City of Smithville v. Thomas WattsAppeal from 335th District Court of Bastrop County (memorandum opinion )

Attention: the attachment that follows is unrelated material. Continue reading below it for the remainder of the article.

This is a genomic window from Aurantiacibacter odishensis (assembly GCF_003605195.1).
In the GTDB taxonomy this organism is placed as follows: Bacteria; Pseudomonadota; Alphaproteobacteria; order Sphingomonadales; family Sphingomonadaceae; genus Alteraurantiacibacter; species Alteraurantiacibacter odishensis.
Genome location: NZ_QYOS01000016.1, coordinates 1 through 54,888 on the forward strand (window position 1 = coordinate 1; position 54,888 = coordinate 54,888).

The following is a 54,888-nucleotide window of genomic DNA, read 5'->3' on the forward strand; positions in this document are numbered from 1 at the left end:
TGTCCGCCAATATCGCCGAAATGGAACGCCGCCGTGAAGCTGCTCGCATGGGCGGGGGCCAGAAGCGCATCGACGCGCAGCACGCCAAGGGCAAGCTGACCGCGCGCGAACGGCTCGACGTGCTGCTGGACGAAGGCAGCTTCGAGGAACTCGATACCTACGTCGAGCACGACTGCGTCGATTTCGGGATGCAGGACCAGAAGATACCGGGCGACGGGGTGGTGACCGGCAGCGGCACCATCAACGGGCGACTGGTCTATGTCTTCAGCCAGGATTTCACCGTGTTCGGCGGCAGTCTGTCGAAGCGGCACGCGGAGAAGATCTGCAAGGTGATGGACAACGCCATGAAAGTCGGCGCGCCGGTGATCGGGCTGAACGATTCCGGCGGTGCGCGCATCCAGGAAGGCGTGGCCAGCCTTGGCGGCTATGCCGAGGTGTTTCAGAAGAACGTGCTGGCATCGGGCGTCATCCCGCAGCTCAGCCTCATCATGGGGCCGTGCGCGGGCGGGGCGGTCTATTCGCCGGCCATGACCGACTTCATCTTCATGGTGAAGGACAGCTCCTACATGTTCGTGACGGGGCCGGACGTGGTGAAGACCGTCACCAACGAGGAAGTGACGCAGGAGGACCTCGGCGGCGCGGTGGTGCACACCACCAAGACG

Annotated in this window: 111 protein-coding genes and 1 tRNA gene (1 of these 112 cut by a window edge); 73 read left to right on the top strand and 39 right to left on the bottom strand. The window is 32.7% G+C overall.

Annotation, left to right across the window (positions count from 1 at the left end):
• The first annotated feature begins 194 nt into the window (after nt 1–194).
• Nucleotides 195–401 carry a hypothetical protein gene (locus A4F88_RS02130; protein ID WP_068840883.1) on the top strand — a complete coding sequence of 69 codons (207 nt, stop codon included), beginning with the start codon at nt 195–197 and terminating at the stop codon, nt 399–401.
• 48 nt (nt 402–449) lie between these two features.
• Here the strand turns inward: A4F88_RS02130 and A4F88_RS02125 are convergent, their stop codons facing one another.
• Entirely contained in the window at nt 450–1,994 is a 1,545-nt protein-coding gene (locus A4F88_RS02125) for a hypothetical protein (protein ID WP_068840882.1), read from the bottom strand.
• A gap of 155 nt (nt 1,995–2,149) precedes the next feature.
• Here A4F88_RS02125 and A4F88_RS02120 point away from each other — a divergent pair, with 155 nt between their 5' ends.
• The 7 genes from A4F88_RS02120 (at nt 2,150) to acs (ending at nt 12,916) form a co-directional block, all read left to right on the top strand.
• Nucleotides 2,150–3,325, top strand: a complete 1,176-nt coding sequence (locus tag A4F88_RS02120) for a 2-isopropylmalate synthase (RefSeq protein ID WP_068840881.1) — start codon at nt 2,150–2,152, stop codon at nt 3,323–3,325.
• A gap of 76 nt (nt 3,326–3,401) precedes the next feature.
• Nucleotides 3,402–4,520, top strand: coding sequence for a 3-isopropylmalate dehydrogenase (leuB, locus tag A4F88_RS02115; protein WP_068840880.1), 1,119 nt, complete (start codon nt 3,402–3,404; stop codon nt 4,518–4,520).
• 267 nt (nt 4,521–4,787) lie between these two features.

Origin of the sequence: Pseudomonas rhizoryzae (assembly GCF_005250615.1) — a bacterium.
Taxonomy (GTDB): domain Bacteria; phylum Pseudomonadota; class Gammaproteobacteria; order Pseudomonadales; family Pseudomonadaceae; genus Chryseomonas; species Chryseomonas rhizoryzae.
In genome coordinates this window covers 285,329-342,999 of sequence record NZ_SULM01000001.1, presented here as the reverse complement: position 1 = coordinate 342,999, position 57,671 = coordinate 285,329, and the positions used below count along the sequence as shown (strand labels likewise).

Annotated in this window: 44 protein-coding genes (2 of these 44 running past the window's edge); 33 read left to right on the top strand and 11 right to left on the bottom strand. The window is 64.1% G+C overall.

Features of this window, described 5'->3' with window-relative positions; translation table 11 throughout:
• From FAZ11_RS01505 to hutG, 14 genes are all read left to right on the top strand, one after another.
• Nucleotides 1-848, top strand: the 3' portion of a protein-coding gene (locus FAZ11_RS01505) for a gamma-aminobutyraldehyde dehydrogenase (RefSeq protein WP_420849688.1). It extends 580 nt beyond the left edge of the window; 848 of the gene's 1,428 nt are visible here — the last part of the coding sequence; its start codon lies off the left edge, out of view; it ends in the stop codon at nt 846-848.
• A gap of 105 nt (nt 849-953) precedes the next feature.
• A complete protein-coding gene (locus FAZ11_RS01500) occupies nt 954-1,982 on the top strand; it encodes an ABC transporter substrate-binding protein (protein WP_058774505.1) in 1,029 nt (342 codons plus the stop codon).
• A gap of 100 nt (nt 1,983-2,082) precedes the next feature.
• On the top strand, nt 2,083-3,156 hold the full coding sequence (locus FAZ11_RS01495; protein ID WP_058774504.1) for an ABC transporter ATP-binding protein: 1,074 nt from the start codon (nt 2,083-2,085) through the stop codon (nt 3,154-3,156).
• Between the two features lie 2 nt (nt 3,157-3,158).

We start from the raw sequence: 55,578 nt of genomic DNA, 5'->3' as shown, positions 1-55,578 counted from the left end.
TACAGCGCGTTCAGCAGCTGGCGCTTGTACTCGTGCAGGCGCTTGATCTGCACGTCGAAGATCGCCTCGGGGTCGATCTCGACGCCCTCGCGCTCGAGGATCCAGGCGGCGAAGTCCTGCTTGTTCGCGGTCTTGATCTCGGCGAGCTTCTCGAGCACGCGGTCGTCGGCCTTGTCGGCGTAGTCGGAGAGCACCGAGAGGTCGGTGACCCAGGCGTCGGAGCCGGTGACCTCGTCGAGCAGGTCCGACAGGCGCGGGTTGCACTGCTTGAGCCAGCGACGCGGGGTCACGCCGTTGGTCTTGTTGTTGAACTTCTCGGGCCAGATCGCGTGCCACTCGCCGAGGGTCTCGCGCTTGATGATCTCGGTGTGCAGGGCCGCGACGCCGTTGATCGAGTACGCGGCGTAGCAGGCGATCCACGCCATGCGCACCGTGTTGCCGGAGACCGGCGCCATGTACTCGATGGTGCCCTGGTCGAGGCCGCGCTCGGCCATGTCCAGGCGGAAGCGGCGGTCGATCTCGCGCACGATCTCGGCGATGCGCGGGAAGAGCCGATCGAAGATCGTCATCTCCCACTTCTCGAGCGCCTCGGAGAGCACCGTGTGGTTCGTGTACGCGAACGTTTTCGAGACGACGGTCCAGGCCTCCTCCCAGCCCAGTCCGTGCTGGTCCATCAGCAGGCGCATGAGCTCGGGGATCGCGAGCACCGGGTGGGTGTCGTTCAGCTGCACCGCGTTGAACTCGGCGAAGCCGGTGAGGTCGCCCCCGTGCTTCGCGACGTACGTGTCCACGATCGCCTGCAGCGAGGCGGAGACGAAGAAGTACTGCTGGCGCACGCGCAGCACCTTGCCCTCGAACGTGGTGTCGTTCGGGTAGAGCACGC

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TEXAS COURT OF APPEALS, THIRD DISTRICT, AT AUSTIN NO. 03-13-00173-CV City of Smithville, Appellant v. Thomas Watts, Appellee FROM THE DISTRICT COURT OF BASTROP COUNTY, 335TH JUDICIAL DISTRICT NO. 27,221, HONORABLE REVA TOWSLEE-CORBETT, JUDGE PRESIDING MEMORANDUM OPINION Appellee Thomas Watts was injured when his vehicle collided with a fire tanker truck owned by appellant City of Smithville but being driven by the Smithville Volunteer Fire Department. Watts brought suit against Smithville under the Texas Tort Claims Act (TCA). See Tex. Civ. Prac. & Rem. Code §§ 101.001 .109. Smithville filed a plea to the jurisdiction based on governmental immunity, and the trial court denied Smithville s plea. Smithville then perfected this interlocutory appeal. See id. § 51.014(a)(8). For the reasons that follow, we reverse the trial court s order denying Smithville s plea and render judgment dismissing Watts s claims against Smithville for lack of subject matter jurisdiction. BACKGROUND In March 2007, members of the Smithville Volunteer Fire Department (Fire Department) were returning from a call when the driver lost control of the fire truck and collided with Watts s vehicle. Watts was injured in the collision. Watts did not sue the driver of the truck or the Fire Department to recover damages for the injuries that he sustained. He sued the City of Smithville, alleging that the trial court had jurisdiction under section 101.021(1) of the TCA because Smithville s maintenance employees were negligent by failing to properly inspect, maintain, and repair the truck and that one of the truck s tires, or some other vehicle malfunction, caused the collision. A back tire on the truck blew out at the time of the collision. He also sought damages based on breach of express and implied warranties of merchantability. Smithville filed a plea to the jurisdiction.1 Smithville urged that there was no waiver of its governmental immunity for negligence or breach of warranty as alleged by Watts under the TCA or any other statute. Smithville also presented evidence including an affidavit by Smithville s director of public works, the truck s maintenance and repair records, and a receipt of payment for a state inspection of the truck dated June 1, 2006. Smithville s director of public works averred that the Fire Department is a separate entity from the city, and that its members are not employed by or acting under the supervision, direction or control of the City of Smithville. He also averred that the truck at issue in this case was kept at the premises of the Smithville Volunteer Fire Department, 1 Smithville also filed a motion for summary judgment and no evidence summary judgment. The trial court denied those motions in a separate order. 2 and they used the truck in the course of providing fire protection services, and that Smithville provided maintenance and repair services for the truck. He described the procedural steps for the Fire Department s submission of service requests on the truck as follows: Before each volunteer fire department shift, a member of the Smithville Volunteer Fire Department conducts a visual inspection of their vehicles. If a problem arises or is detected, a member of the Smithville Volunteer Fire Department submits a specific request for service to the City. . . . There were no pending service requests from the Volunteer Fire Department about the subject truck s condition at the time of the incident in 2007. He also averred that the truck passed its annual inspection in June 2006 and received basic maintenance servicing in December 2006. The repair records showed that tires on the truck had been replaced, but there was no record that the back tire that blew out at the time had been replaced. Watts filed a response with evidence. Watts argued that the fire fighters were employees of Smithville because they were in the paid service of the city and that the truck s driver would be personally liable to him for negligence per se. He also argued that there was a fact issue whether Smithville breached its duty to inspect the truck, to use due care to service the truck so as to permit its safe operation, and to warn the public. His evidence included the police incident report, copies of records showing payments from Smithville to volunteer fire fighters including the driver of the truck, and photos of the truck and the tire that blew out. The police report listed equipment failure as a cause of the collision and defective or slick tires as a possible contribution to the collision. After a hearing, the trial court denied Smithville s plea to the jurisdiction. Smithville then brought this interlocutory appeal. 3 ANALYSIS Smithville raises seven issues on appeal. In its first five issues, Smithville contends that the trial court erred in denying its plea because Watts failed to affirmatively establish that Smithville s governmental immunity had been waived. Smithville argues that section 101.0215 of the TCA does not provide an independent waiver of immunity and that section 101.021(1)(A) does not apply. See Tex. Civ. Prac. & Rem. Code §§ 101.021(1)(A), .0215. In its sixth issue, Smithville contends that section 101.021 does not provide a waiver of immunity as to Watts s causes of actions for breach of express and implied warranties of merchantability. See id. §§ 101.021. In its seventh issue, Smithville argues that it is entitled to governmental immunity pursuant to section 101.055(3) of the TCA. See id. § 101.055(3). Standard of Review We review a plea questioning the trial court s subject matter jurisdiction de novo. See Texas Dep t of Parks & Wildlife v. Miranda, 133 S.W.3d 217, 226 (Tex. 2004). We focus first on the plaintiff s petition to determine whether the facts that were pled affirmatively demonstrate that subject matter jurisdiction exists. Id. We construe the pleadings liberally in favor of the plaintiff. Id. If the pleadings do not contain sufficient facts to affirmatively demonstrate the trial court s jurisdiction but do not affirmatively demonstrate incurable defects in jurisdiction, the issue is one of pleading sufficiency and the plaintiffs should be afforded the opportunity to amend. Id. at 226 27. If the pleadings affirmatively negate the existence of jurisdiction, then a plea to the jurisdiction may be granted without allowing the plaintiffs an opportunity to amend. Id. at 227. If a plea to the jurisdiction challenges the existence of jurisdictional facts, the trial court may 4 consider evidence and must do so when necessary to resolve the jurisdictional issues raised. Id. (citing Bland Indep. Sch. Dist. v. Blue, 34 S.W.3d 547, 555 (Tex. 2000)). Limited Waiver of Governmental Immunity Under TCA Governmental immunity protects political subdivisions of the State, including cities, from suit and liability. Harris Cnty. v. Sykes, 136 S.W.3d 635, 638 (Tex. 2004); Wichita Falls State Hosp. v. Taylor, 106 S.W.3d 692, 694 n.3 (Tex. 2003); see also Tex. Civ. Prac. & Rem. Code § 101.001(3)(B) (defining governmental unit ). The TCA, however, provides a limited waiver of governmental immunity if certain conditions are met. Sykes, 136 S.W.3d at 638 (citing Tex. Civ. Prac. & Rem. Code §§ 101.021, .025). Section 101.0215(a) of the TCA states that a municipality is liable for damages arising from its governmental functions and provides a nonexclusive list of governmental functions, including vehicle and motor driven equipment maintenance and police and fire protection and control. Tex. Civ. Prac. & Rem. Code § 101.0215(a)(1), (24). Central to the parties dispute, section 101.021 of the TCA states: A governmental unit in the state is liable for: (1) property damage, personal injury, and death proximately caused by the wrongful act or omission or the negligence of an employee acting within his scope of employment if: (A) the property damage, personal injury, or death arises from the operation or use of a motor-driven vehicle or motor-driven equipment; and (B) the employee would be personally liable to the claimant according to Texas law; and 5 (2) personal injury and death so caused by a condition or use of tangible personal or real property if the governmental unit would, were it a private person, be liable to the claimant according to Texas law. Id. § 101.021. In this context, we turn to our analysis of Smithville s issues. Governmental Functions As a threshold matter, Smithville does not argue that its challenged actions are outside the categories of governmental functions listed in section 101.0215 of the TCA, but argues in its fifth issue that section 101.0215 does not provide an independent waiver of immunity. See id. § 101.0215. Watts does not contest this issue, and we agree with the parties. See City of Kemah v. Vela, 149 S.W.3d 199, 204 n.1 (Tex. App. Houston [14th Dist.] 2004, pet. denied) ( [Section 101.0215] does not provide an independent basis for a waiver of governmental immunity. ). Assuming that the damages arise from a governmental function, liability must still arise out of one of the specific areas of waiver listed under section 101.021. Id. (citing City of Houston v. Rushing, 7 S.W.3d 909, 914 (Tex. App. Houston [1st Dist.] 1999, pet. denied)); McKinney v. City of Gainesville, 814 S.W.2d 862, 865 (Tex. App. Fort Worth 1991, no writ) ( Whereas if the action engaged in by a municipality is considered to be a governmental function, the TCA does apply, and further analysis under the Act is required to determine a municipality s potential liability. ). We thus sustain Smithville s fifth issue and turn to Smithville s issues addressing section 101.021. Breach of Warranty Claims In its sixth issue, Smithville argues that section 101.021 does not waive its immunity for purposes of Watts s causes of action for breach of express and implied warranties of 6 merchantability. See Delaney v. University of Houston, 835 S.W.2d 56, 59 (Tex. 1992) (recognizing that TCA does not apply to warranty claims). Watts also does not contest this issue, stating that he agrees that under the facts of this case, Smithville is not liable for breach of warranty. Thus, we sustain Smithville s sixth issue. Negligence Claims In its first, second, and fourth issues, Smithville contends: (i) the trial court erred in denying Smithville s plea to the jurisdiction; (ii) Watts s cause of action for negligence does not constitute an operation or use of a motor driven vehicle under section 101.021(1)(A); and (iii) Watts failed to plead or provide any evidence that Smithville negligently drove or failed to properly operate the Fire Tanker and, therefore, Watts is precluded from alleging that the actual driving of the Fire Tanker constituted the use or satisfying the nexus requirement under section 101.021(1)(A). Smithville focuses on Watts s petition in which he does not assert that the driver of the truck was negligent but that Smithville s maintenance employees were negligent because they failed to properly maintain, inspect, and service the truck.2 Interpreting the phrase arises from in section 101.021(1)(A), the Texas Supreme Court has consistently required a nexus between the operation or use of the motor-driven vehicle or equipment and the plaintiff s injuries. Dallas Area Rapid Transit v. Whitley, 104 S.W.3d 540, 2 At oral argument, counsel for Watts explained that Watts s negligence allegations were based on the negligence of Smithville s director of public works. Similarly, in his briefing, Watts describes his allegations as follows: Here, it is alleged and there is evidence to show that the failure to inspect the tires of the fire tanker truck allowed the truck to be operated and used with a defective tire which blew-out and caused Watts s injuries. 7 543 (Tex. 2003) (citation omitted). The operation or use of the motor vehicle must be by the allegedly negligent employee. LeLeaux v. Hamshire-Fannett Indep. Sch. Dist., 835 S.W.2d 49, 51 (Tex. 1992); see Elgin Indep. Sch. Dist. v. R. N., 191 S.W.3d 263, 268 (Tex. App. Austin 2006, no pet.) ( The use or operation must be by a governmental employee, not a third person. ); see also Saramanee v. Town of Northlake, No. 02-10-00152-CV, 2011 Tex. App. LEXIS 2003, at *10 (Tex. App. Fort Worth Mar. 17, 2011, pet. denied) (mem. op.) ( By use of the phrase arises from, the statute requires a nexus between the injury negligently caused by a governmental employee and the operation or use of a vehicle by the employee. (citation omitted)). The court has defined use under section 101.021 to mean to put or bring into action or service; to employ for or apply to a given purpose, Whitley, 104 S.W.3d at 542, and operation as the doing or performing of a practical work. Mount Pleasant Indep. Sch. Dist. v. Estate of Lindburg, 766 S.W.2d 208, 211 (Tex. 1989). Here, Smithville presented uncontroverted evidence that the Fire Department is a separate entity from Smithville. See Miranda, 133 S.W.3d at 227 (trial court to consider evidence when necessary to resolve jurisdictional issues raised). Although Watts s evidence showed that Smithville made nominal payments to the driver, Watts affirmatively pleaded that the driver was an employee of the Smithville Fire Department and that his personal injuries and damages were caused by the negligent inspection, maintenance, and/or repair of the fire truck by Defendant s employee, and that employee would be liable to plaintiff under Texas law. See Tex. Civ. Prac. & Rem. Code § 101.001(2) (defining employee to mean a person, including an officer or agent, who is in the paid service of a governmental unit by competent authority, but does not include an 8 independent contractor, an agent or employee of an independent contractor, or a person who performs tasks the details of which the governmental unit does not have the legal right to control ). Allegations based on the failure to properly inspect, maintain, or repair the truck do not satisfy the nexus requirement within the limited waiver of immunity in section 101.021(1). See LeLeaux, 835 S.W.2d at 51; Elgin Indep. Sch. Dist., 191 S.W.3d at 268; see also Rusk State Hosp. v. Black, 392 S.W.3d 88, 97 (Tex. 2012) ( A governmental unit does not use property within the meaning of the TCA when it merely allows someone else to use it. ). Thus, we conclude that Watts s pleadings affirmatively negate the trial court s jurisdiction under section 101.021(1). See Miranda, 133 S.W.3d at 227. In his briefing to this Court, Watts also argues that his allegations support waiver of immunity under section 101.021(2). See Tex. Civ. Prac. & Rem. Code § 101.021(2). Watts urges that this section encompasses respondeat superior liability for the misuse of tangible personal property, not just motor-driven vehicles or equipment. See DeWitt v. Harris Cnty., 904 S.W.2d 650, 654 (Tex. 1995) (explaining that when a government unit s liability is based on respondeat superior for an employee s negligence arising from the misuse of tangible personal property, the liability is derivative or indirect and noting that [r]espondeat superior imposes liability on the employer that is responsible for the acts of his employee, acting in the scope of his employment, where the negligence of the employee is shown to have been the proximate cause of injury (citations omitted)). Again, Watts s pleadings alleging negligence based on failure to properly maintain, inspect, or repair the truck and expressly stating jurisdiction based on subsection 9 (1) do not affirmatively establish the trial court s jurisdiction under subsection (2) of section 101.021. See Miranda, 133 S.W.3d at 227. Further, as stated above in our analysis of section 101.021(1), Watts s pleadings affirmatively negate that his injury was caused by Smithville s use of the truck at the time of the collision. See Rusk State Hosp., 392 S.W.3d at 97; Miranda, 133 S.W.3d at 227; see also Texas A & M Univ. v. Bishop, 156 S.W.3d 580, 583 (Tex. 2005) (holding that negligent supervision, without more, does not constitute use of personal property that would waive [the governmental unit] s immunity under section 101.021(2) ); San Antonio State Hosp. v. Cowan, 128 S.W.3d 244, 246 (Tex. 2004) (construing use in section 101.021(1) and (2) the same and noting that [a] governmental unit does not use personal property merely by allowing someone else to use it and nothing more ); Vanarsdale v. City of Killeen, No. 03-03-00541-CV, 2004 Tex. App. LEXIS 6316, at *12 (Tex. App. Austin July 15, 2004, no pet.) (mem. op.) (holding that immunity not waived under TCA and finding that allegations against city for failure to inspect and maintain personal property were allegations of non-use of the property rather than its use ). Because we conclude that Watts failed to demonstrate the trial court s jurisdiction over his negligence claims under section 101.021 of the TCA, we sustain Smithville s first, second, and fourth issues.3 3 Because we have concluded that Watts did not establish that immunity was waived under section 101.021, we do not reach Smithville s third and seventh issues. Tex. R. App. P. 47.1 (requiring court of appeals to hand down written opinion that is as brief as practicable but that addresses every issue raised and necessary to final disposition of the appeal ). In its third issue, Smithville argues that the evidence shows that there was no defect in the tire, that Watts failed to present any evidence of defect and, therefore, Watts is precluded from satisfying the nexus requirement necessary to obtain waiver under section 101.021(1)(A). See Tex. Civ. Prac. & Rem. 10 CONCLUSION For these reasons, we reverse the trial court s order that denied the City of Smithville s plea to the jurisdiction and render judgment dismissing Watts s claims for lack of subject matter jurisdiction. __________________________________________ Melissa Goodwin, Justice Before Justices Puryear, Rose, and Goodwin Reversed and Rendered Filed: December 13, 2013 Code § 101.021(1)(A). In its seventh issue, Smithville urges that section 101.055(3) applies. See id. § 101.055(3) (stating that the TCA does not apply to a claim arising . . . from the failure to provide or the method of providing police or fire protection ). 11